Traditional Beliefs and Practices on Fertility.
Before civilization, sociomedical studies reveal that every community in the world had its own traditions and practices on fertility.
As you read, there are groups of peoples be it tribes, religion or a nation who still hold on to their fertility beliefs and practices.
However, we tend to ask ourselves what are the reasons or rather what is behind all these so-called traditional beliefs as well as practices? Sociomedical studies explain:
a.) Value of children to parents.
The economic utility of children was clear when there is land to be cultivated. The more the children, the more the land they would cultivate. In essence, children were a source of labour!
Another aspect is creation of wealth. In some communities, parents desire to have wealth because they were a source of income through payment of dowry.
In addition, socio-psychological reasons are among this ‘package’. Numerous children (both male and female) elevated the parent’s social position by increasing family kinship allowances through marriage.
Moreover, children were important signs of success and achievement. Sterile or even limited fertility was seen as a curse. Traditionally, a woman was first seen as a potential mother before being considered as an object of sexual attraction.
Lastly, children meant the continuation of lineage for the family.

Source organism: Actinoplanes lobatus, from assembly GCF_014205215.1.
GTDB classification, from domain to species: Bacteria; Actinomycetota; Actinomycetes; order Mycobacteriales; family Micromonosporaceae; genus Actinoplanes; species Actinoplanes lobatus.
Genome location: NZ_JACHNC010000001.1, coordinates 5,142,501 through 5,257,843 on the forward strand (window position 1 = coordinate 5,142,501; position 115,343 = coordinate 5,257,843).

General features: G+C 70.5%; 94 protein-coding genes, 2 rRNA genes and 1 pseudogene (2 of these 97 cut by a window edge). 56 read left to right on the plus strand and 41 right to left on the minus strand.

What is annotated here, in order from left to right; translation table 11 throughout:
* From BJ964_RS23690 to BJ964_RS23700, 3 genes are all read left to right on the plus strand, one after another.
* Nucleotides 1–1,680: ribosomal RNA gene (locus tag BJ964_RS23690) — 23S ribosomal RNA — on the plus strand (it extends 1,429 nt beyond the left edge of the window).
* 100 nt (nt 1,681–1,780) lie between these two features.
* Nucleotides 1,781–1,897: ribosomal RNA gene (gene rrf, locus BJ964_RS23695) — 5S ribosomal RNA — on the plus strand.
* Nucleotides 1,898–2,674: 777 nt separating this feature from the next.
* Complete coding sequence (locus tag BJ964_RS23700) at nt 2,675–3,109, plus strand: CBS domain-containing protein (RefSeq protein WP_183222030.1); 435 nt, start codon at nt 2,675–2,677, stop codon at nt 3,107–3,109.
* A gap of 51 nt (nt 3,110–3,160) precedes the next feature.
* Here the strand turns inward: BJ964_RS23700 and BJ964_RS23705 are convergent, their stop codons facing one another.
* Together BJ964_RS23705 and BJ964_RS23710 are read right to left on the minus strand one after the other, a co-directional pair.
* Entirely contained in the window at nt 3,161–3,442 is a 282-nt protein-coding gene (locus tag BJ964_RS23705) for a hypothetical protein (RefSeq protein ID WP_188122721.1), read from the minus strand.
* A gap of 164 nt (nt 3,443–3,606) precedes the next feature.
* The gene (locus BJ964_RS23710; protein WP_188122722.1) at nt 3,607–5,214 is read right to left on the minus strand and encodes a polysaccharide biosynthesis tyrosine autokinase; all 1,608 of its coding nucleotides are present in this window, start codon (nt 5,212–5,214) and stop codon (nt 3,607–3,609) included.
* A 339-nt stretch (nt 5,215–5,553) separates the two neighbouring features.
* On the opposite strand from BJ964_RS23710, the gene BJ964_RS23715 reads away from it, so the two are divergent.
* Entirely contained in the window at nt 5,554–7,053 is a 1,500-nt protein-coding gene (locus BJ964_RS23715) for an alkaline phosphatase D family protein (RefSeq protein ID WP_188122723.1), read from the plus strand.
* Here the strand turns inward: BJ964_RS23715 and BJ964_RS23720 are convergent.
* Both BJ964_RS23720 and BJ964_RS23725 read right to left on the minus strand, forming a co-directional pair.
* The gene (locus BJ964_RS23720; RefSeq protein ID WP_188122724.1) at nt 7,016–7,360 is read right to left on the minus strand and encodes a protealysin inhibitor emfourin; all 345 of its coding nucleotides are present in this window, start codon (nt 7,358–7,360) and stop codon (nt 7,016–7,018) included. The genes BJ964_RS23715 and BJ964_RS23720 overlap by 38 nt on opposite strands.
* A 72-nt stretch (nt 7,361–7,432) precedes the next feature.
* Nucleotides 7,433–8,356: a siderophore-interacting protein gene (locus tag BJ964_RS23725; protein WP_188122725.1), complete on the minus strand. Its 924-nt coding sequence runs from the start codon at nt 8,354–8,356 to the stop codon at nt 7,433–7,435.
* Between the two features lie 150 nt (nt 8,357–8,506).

b.) Fertility Regulation in the Traditional Society.
Sexual intercourse was forbidden during lactation/breastfeeding. This was achieved by :-
- Having the man sleep on his mat.
- The woman was advised to sleep in her mother’s home for at least 2 years.
- The man could marry another wife so that he could have sex while the other was lactating.
- Abstaining from sex during lactation.
Use of traditional herbs especially to a postnatal mother that help in recovering.
For the case of child spacing, withdrawal method was commonly practised as a natural way of family planning.
c.) Premarital Context of Sex
To conceive out of wedlock meant the girl would be married to an old man…old man! Surely…
If a girl became pregnant out of wedlock, it would reduce the value in items of dowry. On the other hand, among the Kisii tribe in Kenya, pregnancy before marriage is not a serious offence. It is a sign of fertility and therefore, the price would go higher!
Meanwhile, in some of our communities, a child out of wedlock that would die must be buried outside the compound. The Luhya community does it specifically in a banana plantation. How about yours? Aha…
Anyway, in most communities, there is a socially manageable age about which marriage would be almost impossible.
Generally, women were expected to be virgins at the time of marriage and men were expected to be experienced.
d.) Significance of Kinship and Extended Family.
- The bigger the family the wealthier.
- Source of security
- Recognition which leads to leadership roles.
- Heart of decision making i.e. concerning the welfare of the family and matters of incest e.t.c
- Education and preparing the youth. People with the extended family had specific roles that ensured training of both the girls and the boys.
- Fidelity which is preserved by arranged marriages after great scrutiny.
- Infertility that ensures marriages would be between people who have no background of infertility.
According to most traditions, being fertile is believed to be a positive thing. It creates a sense of pride. It proves continuity of a family. Africans for example, believe it connects them with their ancestors unlike infertility which is shunned. Otherwise, there are more articles related to this for your benefit like: